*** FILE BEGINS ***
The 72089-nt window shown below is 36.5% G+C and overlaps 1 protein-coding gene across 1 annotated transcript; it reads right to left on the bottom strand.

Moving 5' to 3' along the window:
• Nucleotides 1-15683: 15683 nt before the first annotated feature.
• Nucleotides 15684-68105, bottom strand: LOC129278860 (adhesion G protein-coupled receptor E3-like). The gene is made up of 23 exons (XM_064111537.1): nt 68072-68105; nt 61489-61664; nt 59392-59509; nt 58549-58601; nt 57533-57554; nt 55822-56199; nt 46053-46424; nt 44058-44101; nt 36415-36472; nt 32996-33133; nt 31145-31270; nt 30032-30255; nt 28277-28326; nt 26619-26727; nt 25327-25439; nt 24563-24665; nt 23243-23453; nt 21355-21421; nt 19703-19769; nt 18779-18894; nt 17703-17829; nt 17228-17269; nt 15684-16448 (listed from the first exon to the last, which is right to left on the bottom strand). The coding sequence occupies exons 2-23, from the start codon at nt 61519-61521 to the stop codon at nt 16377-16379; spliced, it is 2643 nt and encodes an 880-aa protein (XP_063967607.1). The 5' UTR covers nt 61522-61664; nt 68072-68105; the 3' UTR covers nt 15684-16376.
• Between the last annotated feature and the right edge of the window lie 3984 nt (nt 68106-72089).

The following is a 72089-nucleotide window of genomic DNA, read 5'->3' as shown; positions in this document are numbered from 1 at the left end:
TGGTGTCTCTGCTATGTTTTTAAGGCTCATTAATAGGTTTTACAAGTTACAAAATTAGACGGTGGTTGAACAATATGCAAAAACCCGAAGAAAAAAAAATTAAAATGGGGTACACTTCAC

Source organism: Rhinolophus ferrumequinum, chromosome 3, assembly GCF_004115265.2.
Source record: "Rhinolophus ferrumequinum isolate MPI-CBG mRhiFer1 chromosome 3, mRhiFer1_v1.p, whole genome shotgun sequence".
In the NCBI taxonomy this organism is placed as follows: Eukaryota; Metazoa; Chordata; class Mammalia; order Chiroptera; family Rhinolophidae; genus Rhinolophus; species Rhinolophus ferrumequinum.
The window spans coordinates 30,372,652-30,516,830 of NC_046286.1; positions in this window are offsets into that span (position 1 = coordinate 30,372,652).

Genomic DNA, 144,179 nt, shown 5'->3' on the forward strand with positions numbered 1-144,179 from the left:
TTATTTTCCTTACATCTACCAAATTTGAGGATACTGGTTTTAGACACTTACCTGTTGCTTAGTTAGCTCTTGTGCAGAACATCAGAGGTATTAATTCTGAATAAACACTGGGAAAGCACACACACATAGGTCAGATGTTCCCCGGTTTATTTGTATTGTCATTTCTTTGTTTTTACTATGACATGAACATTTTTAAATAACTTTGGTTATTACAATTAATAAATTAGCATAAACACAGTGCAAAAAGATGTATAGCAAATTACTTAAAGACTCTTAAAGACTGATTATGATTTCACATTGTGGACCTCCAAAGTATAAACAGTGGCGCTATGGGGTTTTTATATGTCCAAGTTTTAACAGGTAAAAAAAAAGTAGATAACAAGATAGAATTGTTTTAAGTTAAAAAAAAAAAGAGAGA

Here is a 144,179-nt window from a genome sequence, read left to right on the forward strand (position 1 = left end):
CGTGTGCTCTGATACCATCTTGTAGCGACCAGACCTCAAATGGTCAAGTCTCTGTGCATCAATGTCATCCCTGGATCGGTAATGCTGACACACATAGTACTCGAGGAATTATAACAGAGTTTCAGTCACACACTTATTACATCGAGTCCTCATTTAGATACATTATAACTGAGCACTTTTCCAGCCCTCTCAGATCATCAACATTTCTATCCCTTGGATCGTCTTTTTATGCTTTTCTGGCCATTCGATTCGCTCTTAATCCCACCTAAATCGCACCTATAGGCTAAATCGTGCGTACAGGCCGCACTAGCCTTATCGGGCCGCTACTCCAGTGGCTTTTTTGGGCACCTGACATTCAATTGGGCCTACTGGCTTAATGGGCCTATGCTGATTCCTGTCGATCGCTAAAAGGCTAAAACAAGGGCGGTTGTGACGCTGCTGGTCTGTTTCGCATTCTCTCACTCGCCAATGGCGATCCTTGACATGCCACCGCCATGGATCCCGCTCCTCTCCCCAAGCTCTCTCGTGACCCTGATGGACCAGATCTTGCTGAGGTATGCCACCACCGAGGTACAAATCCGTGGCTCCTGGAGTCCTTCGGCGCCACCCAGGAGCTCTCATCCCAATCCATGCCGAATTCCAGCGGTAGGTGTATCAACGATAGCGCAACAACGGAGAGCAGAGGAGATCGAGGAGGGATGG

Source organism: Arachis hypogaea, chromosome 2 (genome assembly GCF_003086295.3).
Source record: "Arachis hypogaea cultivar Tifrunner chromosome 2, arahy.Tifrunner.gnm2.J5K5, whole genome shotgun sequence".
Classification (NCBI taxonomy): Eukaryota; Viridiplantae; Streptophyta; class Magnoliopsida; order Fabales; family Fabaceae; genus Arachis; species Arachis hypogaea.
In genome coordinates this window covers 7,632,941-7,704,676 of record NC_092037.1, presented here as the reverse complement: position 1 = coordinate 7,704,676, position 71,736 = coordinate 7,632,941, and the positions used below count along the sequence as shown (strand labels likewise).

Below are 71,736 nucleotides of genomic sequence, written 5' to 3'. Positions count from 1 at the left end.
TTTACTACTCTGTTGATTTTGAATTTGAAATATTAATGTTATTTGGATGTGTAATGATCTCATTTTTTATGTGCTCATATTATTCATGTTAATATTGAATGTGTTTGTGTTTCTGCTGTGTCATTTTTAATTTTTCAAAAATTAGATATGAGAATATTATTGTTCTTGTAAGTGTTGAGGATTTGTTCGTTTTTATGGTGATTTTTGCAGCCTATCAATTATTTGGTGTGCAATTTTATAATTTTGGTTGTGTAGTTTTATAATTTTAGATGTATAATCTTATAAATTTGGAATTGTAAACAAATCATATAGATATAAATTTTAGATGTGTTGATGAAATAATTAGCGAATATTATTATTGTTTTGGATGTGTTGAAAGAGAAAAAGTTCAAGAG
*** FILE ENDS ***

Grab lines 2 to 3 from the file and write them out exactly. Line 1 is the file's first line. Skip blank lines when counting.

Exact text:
Moving 5' to 3' along the window:
• Nucleotides 1-15683: 15683 nt before the first annotated feature.